League suspends talks, says union backtracked
In February, NBA commissioner David Stern was "optimistic" owners and players would reach a deal on a new collective bargaining agreement and avoid a nasty lockout. Recently, Stern downgraded his mood from optimistic to "hopeful."
Wednesday, his deputy commissioner, Russ Granik, told ESPN.com that if the National Basketball Players Association doesn't change its negotiating strategy soon, a lockout is coming.
The NBA announced in a statement Wednesday that it suspended negotiations with the union and no further meetings were scheduled.
Granik claims the union recently reversed positions on several key issues.
"The issues that the union has backed away from in the past few weeks will prevent us from reaching an agreement," Granik said. "A deal can't be reached with the union's new positions on all of these points. How can we have further negotiations?"
The current collective bargaining agreement expires June 30. With no negotiations scheduled, does that mean a lockout is inevitable?
"We're six weeks away from having to look at that prospect," Granik said. "I don't want to make predictions. But the situation is alarming."
Why the sudden change from optimism to alarm?
"Then, last week, after promising a written proposal to form the basis of a new agreement, the union instead advised us orally that it needed to backtrack on several other essential terms that had already been resolved."
NBA union chief Billy Hunter questioned the league's tactics, calling the approach "repugnant and offensive."
"This was the same approach used by the league seven years ago," Hunter told ESPN. "At that time, the word was that [agents] David Falk and Arn Tellum and others were actually orchestrating and managing the negotiations. I thought it was repugnant and offensive at that time, and I think it's even more so now the fact the inference is that me, as a black man, cannot operate an institution such as the union without having some white man oversee and legitimate whatever it is I'm supposed to be doing."
Tuesday, ESPN.com reported the details of that meeting between the agents and Hunter, with SFX agent David Bauman saying, "Billy put us on the spot."
"He wanted to know if we had his back, whether we'd tell our players the same thing that we were telling him," said Bauman, whose firm represents more players than any other agency in the NBA. "We all stood up, every one of us, said our names and said we'd reject the offer. The deal the NBA is offering the players right now makes absolutely no sense. I've told my clients that. Every one of them agrees that the deal that's on the table is a bad one."
The agents are especially concerned about several major issues.
The biggest is the owners' insistence that guaranteed contracts be considerably shortened. Currently, players can sign a contract for a maximum of six or seven years, depending upon whether the player is signing with a new team (six years) or his current team (seven years). The owners have been trying to get that rolled back to three and four years.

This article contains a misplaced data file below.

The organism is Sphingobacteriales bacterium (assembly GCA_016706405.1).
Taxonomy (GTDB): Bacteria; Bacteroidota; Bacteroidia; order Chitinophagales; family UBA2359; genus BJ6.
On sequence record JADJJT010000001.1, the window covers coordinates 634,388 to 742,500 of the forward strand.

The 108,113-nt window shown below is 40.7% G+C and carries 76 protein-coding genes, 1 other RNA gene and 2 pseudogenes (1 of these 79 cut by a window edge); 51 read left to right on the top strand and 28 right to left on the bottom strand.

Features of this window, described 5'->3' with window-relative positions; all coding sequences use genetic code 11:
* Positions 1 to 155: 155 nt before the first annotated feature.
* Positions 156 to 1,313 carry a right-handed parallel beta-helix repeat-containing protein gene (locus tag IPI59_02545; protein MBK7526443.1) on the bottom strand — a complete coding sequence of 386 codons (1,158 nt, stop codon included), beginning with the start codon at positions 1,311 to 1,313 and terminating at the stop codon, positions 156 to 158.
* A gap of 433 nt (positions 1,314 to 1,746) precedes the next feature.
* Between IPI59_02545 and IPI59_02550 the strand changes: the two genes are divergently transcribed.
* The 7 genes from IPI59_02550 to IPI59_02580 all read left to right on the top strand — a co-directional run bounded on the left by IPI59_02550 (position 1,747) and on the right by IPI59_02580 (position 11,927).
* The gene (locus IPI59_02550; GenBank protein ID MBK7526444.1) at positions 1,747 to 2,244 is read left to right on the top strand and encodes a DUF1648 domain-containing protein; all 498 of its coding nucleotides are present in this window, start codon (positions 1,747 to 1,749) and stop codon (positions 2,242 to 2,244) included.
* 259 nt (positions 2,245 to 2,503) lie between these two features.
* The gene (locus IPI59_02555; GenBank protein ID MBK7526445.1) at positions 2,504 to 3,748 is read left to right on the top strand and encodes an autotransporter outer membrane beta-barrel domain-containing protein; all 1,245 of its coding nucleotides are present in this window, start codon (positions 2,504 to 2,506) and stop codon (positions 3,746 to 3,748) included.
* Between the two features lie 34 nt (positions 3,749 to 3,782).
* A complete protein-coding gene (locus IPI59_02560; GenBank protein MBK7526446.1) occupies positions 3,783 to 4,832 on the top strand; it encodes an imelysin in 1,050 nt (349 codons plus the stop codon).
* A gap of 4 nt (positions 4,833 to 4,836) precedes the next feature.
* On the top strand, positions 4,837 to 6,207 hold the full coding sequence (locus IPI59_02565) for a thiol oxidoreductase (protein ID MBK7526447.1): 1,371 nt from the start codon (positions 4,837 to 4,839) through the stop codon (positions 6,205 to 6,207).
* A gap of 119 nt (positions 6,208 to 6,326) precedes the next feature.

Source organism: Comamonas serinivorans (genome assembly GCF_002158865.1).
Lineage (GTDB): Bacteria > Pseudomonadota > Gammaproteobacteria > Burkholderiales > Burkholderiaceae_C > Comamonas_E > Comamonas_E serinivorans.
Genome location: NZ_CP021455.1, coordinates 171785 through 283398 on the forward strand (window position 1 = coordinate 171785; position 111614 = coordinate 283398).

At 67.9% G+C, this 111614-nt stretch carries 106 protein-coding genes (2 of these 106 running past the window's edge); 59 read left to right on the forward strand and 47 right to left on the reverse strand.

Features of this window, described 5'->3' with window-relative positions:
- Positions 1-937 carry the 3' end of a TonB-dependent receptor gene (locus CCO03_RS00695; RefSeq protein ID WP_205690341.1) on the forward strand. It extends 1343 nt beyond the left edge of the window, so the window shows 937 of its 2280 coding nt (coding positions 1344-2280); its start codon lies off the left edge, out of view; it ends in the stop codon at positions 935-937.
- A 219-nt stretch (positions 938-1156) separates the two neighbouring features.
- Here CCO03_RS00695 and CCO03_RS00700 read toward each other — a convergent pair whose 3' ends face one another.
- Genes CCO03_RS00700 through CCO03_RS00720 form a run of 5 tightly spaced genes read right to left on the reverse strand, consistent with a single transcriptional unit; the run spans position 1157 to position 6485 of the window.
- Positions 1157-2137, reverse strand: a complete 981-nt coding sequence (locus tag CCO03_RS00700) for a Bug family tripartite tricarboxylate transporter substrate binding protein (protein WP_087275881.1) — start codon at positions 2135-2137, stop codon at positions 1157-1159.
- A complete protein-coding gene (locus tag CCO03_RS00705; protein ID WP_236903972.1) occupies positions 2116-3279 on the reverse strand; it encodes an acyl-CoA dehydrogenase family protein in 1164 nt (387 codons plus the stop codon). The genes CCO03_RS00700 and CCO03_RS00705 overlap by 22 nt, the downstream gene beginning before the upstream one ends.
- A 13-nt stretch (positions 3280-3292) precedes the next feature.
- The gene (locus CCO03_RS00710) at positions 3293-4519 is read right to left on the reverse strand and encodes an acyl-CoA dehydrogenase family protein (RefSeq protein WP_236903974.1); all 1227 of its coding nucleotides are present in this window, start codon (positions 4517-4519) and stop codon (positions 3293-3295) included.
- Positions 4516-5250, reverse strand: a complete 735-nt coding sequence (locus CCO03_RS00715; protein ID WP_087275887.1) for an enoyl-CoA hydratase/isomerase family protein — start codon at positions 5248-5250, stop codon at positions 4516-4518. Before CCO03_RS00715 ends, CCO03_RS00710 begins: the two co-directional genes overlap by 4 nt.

Three other issues have become sticking points: 1) the owners' proposal to reduce the amount of annual raises in a contract from 10 percent to 5 percent; 2) a "super luxury tax" that would more harshly penalize teams that spend more than a certain predetermined threshold; and 3) the proposed minimum age requirement of 20 years old.
The league's release implied the agents might have taken control of the process. Granik said he didn't know why the union reversed itself on the issues after the meeting.
"I don't know why," Granik said. "After I read your column and from other things that I heard, it appears to be a possibility that the agents are responsible for what happened here. I don't have personal knowledge of this.
"Regardless of why, they've been backing up on half a dozen things. When you're backing off points that have already been agreed to, it's impossible to make a deal."
While the Players' Association had no comment on the league's latest release, a players' source said he was shocked by the league's public announcement.
"Stern has been saying for months that nothing is agreed to until the entire agreement is agreed to," the source told ESPN.com. "That's the nature of collective bargaining. How can they say we agreed to anything unless the whole deal was agreed to?"
In the NBA's press release, the league contended the players reneged on an agreement to reduce the maximum length of contracts to five years.
When pressed on the point, Granik conceded that "agreed" might not be the right world.
"As a matter of law, nothing's agreed to until it's all agreed to," Granik said. "As a practical matter, the way you reach agreement is that you eliminate issues and put them to the side."
Still, don't be surprised if talks begin soon. Both sides say they aren't that far apart on key issues and that a deal can be worked out in time.
"I'm still hopeful," an NBA league source said. "At the end of the day, both sides really want to get a deal done. A lockout is the worst-case scenario. No one really wants it to happen. Hopefully, after the dust settles, people will start making up."
If a lockout is imposed and stretches into the fall, many arenas around the country that are home to basketball and hockey teams could go completely dark. The NHL still hasn't settled its own lockout that started last September and wiped out the season the first time a North American sports league lost a full playing year to labor strife.
Information from The Associated Press was included in this report.
Chad Ford covers the NBA for ESPN Insider.
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